(1724) THE CHURCH OF ST. MAELRHYS

THE CHURCH OF ST. MAELRHYS (Fig. 109, Plate 26)1 is a rectangular aisleless building, the E. portion added or enlarged from a smaller chancel. The walls are of rubble with boulder footings partly exposed. The slate roof and bell-cote are modern. Existing openings are modern, though there are blocked doorways near the W. end on the N. and S. and blocked lights towards the E. end of the N. wall.

1724

The  Nave  and Chancel (57 ft. 10 ins. by 14 ft.) abut without clear joints, but the internal set-back in the N. wall and an external change of alignment in the S. wall indicate the probable junctions. These features also establish that the chancel was added to the medieval nave, but there is nothing by which it might be dated. Both N. and S. walls of the nave are battered internally. The N. doorway has a roughly pointed head of long large voussoirs, probably medieval, the blocking perhaps contemporary with the opening of the S. doorway which has a segmental head of thinner voussoirs, possibly post-medieval. The blocking of this doorway may be associated with the modern rebuilding of the W. gable which has the present entry and windows to the vestries.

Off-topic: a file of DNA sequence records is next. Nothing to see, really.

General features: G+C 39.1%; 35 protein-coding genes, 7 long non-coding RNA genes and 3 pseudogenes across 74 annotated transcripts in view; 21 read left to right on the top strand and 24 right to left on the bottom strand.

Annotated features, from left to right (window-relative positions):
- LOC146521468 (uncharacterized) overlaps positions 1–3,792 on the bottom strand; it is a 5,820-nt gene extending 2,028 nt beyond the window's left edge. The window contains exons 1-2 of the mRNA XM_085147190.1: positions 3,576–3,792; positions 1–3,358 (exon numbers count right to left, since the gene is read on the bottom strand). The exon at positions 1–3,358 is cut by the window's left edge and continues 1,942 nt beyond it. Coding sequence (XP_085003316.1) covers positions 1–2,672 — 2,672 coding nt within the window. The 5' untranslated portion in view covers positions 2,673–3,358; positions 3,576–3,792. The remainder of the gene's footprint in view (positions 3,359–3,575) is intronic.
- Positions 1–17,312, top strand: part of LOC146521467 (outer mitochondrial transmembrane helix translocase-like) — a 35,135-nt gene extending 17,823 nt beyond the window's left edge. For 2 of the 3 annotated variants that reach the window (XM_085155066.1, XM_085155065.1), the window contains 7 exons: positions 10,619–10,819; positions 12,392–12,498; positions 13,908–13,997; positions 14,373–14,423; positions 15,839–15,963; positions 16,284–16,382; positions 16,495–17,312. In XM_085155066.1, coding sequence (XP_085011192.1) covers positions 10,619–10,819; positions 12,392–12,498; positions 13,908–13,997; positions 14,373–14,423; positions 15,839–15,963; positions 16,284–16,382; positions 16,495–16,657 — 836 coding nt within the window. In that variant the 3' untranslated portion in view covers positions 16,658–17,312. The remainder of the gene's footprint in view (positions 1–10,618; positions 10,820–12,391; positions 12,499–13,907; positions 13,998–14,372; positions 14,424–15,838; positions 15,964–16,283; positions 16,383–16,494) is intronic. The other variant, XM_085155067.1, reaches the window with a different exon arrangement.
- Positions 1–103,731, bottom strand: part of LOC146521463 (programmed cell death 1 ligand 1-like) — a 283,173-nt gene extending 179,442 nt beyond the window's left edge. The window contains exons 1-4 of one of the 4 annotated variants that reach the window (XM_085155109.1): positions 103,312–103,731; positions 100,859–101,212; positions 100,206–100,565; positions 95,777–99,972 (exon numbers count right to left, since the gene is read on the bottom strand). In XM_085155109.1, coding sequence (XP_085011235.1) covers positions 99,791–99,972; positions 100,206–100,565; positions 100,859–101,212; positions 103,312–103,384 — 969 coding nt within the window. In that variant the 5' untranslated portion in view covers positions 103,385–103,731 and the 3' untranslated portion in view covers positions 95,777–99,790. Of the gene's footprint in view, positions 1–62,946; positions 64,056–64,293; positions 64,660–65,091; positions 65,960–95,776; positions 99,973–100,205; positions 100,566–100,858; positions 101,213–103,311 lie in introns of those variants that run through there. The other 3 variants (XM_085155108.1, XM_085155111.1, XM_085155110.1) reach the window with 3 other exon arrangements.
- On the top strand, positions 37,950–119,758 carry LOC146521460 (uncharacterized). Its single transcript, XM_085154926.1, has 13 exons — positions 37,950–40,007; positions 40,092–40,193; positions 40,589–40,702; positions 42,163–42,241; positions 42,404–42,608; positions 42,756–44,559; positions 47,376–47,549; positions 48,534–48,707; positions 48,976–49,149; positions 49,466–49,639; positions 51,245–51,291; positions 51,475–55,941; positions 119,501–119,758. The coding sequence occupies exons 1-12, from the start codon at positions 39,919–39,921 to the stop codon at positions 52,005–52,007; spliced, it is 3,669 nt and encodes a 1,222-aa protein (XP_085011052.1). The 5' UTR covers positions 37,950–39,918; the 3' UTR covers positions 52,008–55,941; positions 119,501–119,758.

Fittings.-Books: for registers sce p. cxxxv. Communion Table: in vestry, with baluster-type turned legs and moulded stretchers, the top reduced; early 18th century. Font: an irregular octagonal stone bowl (Plate 26), the N. face bearing incised a cross formee; the short shaft has a roughly moulded string, and the base is splayed; 15th-century. Seating: boxpews on the S. and plain benches on the N. side inscribed
‘Nanhoron’; mid-19th-century.

Rhannwch - Share and Enjoy

7 thoughts on “(1724) THE CHURCH OF ST. MAELRHYS”

By providing a comment and or uploading a photograph(s) of this heritage site, you are contributing to the project and playing your part in the management of our fragile heritage and their future survival. Creative Commons Attribution-NonCommercial 4.0 International (CC BY-NC 4.0) will allow you to retain your attribution (as photograph author copyright), but will also allow the data to be shared - incorporated into the heritage management systems for future reference and not restrict future reuse.

Leave a Reply to Alan Fryer Cancel reply

Your email address will not be published. Required fields are marked *

You may use these HTML tags and attributes: <a href="" title=""> <abbr title=""> <acronym title=""> <b> <blockquote cite=""> <cite> <code> <del datetime=""> <em> <i> <q cite=""> <strike> <strong>

Optionally add an image (JPEG only)